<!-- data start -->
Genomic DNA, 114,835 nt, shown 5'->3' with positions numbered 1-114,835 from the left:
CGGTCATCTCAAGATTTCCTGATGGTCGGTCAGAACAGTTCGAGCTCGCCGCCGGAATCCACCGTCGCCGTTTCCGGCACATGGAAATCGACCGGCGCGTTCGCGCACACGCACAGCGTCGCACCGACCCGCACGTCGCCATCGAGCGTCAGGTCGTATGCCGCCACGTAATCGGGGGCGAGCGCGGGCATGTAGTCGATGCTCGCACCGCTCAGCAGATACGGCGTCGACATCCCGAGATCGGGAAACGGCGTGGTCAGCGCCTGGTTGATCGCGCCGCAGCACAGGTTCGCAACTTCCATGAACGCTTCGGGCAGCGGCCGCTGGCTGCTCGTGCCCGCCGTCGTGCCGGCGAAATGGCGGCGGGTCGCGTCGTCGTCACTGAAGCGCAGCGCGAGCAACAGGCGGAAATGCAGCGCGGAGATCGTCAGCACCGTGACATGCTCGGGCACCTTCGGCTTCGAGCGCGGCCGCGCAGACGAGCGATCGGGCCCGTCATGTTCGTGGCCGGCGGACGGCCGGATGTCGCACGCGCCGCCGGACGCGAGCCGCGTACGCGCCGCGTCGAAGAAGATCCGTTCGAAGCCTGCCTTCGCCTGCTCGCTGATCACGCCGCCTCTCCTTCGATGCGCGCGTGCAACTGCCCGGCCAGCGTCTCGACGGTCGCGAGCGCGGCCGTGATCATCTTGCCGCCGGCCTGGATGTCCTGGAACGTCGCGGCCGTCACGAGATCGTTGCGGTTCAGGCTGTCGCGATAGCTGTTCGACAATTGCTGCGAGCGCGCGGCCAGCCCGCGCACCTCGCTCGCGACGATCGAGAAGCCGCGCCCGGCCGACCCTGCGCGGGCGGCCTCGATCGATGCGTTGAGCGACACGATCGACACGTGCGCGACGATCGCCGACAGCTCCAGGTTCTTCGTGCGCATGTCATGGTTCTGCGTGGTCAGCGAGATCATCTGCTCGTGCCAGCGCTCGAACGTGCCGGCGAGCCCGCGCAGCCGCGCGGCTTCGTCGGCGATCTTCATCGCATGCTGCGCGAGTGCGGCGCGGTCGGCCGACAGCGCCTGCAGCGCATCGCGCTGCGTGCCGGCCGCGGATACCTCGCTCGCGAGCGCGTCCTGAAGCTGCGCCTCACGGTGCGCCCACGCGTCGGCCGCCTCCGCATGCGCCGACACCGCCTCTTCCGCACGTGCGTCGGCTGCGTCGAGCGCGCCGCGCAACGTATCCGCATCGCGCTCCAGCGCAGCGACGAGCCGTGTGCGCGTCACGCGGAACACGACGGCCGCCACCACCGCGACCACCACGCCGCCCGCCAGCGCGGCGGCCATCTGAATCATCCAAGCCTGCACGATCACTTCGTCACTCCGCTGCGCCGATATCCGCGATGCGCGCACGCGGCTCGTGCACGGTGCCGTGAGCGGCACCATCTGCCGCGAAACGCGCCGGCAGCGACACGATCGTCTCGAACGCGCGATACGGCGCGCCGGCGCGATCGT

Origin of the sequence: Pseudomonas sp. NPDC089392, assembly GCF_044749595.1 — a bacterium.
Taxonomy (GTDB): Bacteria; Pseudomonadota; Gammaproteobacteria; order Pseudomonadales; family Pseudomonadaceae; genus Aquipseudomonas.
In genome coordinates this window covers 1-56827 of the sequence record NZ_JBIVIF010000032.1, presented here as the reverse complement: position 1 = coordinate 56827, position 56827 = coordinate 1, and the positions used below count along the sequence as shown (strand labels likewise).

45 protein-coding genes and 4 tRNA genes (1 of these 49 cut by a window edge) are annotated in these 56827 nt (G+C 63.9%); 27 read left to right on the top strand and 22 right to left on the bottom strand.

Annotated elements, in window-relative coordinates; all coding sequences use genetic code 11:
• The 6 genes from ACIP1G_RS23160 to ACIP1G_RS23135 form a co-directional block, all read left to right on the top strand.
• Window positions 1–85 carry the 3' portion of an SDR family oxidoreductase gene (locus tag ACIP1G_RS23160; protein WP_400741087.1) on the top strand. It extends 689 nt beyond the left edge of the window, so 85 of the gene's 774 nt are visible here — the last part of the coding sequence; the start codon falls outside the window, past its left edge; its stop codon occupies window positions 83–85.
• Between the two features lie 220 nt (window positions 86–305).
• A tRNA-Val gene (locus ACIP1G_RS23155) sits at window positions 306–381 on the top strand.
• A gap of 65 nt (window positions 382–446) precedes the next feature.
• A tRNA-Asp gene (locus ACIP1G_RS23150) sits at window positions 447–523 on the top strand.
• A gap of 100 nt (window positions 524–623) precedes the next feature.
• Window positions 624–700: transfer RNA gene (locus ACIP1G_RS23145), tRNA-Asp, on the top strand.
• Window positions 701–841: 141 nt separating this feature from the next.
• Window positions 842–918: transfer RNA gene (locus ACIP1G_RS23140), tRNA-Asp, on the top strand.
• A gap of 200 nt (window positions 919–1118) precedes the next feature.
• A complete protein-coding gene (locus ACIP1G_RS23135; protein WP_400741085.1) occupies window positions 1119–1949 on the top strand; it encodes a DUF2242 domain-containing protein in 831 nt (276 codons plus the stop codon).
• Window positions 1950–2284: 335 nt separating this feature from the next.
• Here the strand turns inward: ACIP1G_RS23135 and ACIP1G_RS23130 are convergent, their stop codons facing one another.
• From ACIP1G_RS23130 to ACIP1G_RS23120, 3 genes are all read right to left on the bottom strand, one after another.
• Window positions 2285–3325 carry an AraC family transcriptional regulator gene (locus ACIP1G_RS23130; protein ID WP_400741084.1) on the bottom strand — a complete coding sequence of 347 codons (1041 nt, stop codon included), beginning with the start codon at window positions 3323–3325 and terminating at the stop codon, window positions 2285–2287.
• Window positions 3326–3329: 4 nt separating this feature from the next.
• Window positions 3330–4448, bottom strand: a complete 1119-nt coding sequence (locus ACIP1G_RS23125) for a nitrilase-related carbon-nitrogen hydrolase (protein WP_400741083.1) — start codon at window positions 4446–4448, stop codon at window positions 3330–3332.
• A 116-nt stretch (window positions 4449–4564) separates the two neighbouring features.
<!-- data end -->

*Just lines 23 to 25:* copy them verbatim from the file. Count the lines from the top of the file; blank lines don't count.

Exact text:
• Window positions 2285–3325 carry an AraC family transcriptional regulator gene (locus ACIP1G_RS23130; protein ID WP_400741084.1) on the bottom strand — a complete coding sequence of 347 codons (1041 nt, stop codon included), beginning with the start codon at window positions 3323–3325 and terminating at the stop codon, window positions 2285–2287.
• Window positions 3326–3329: 4 nt separating this feature from the next.
• Window positions 3330–4448, bottom strand: a complete 1119-nt coding sequence (locus ACIP1G_RS23125) for a nitrilase-related carbon-nitrogen hydrolase (protein WP_400741083.1) — start codon at window positions 4446–4448, stop codon at window positions 3330–3332.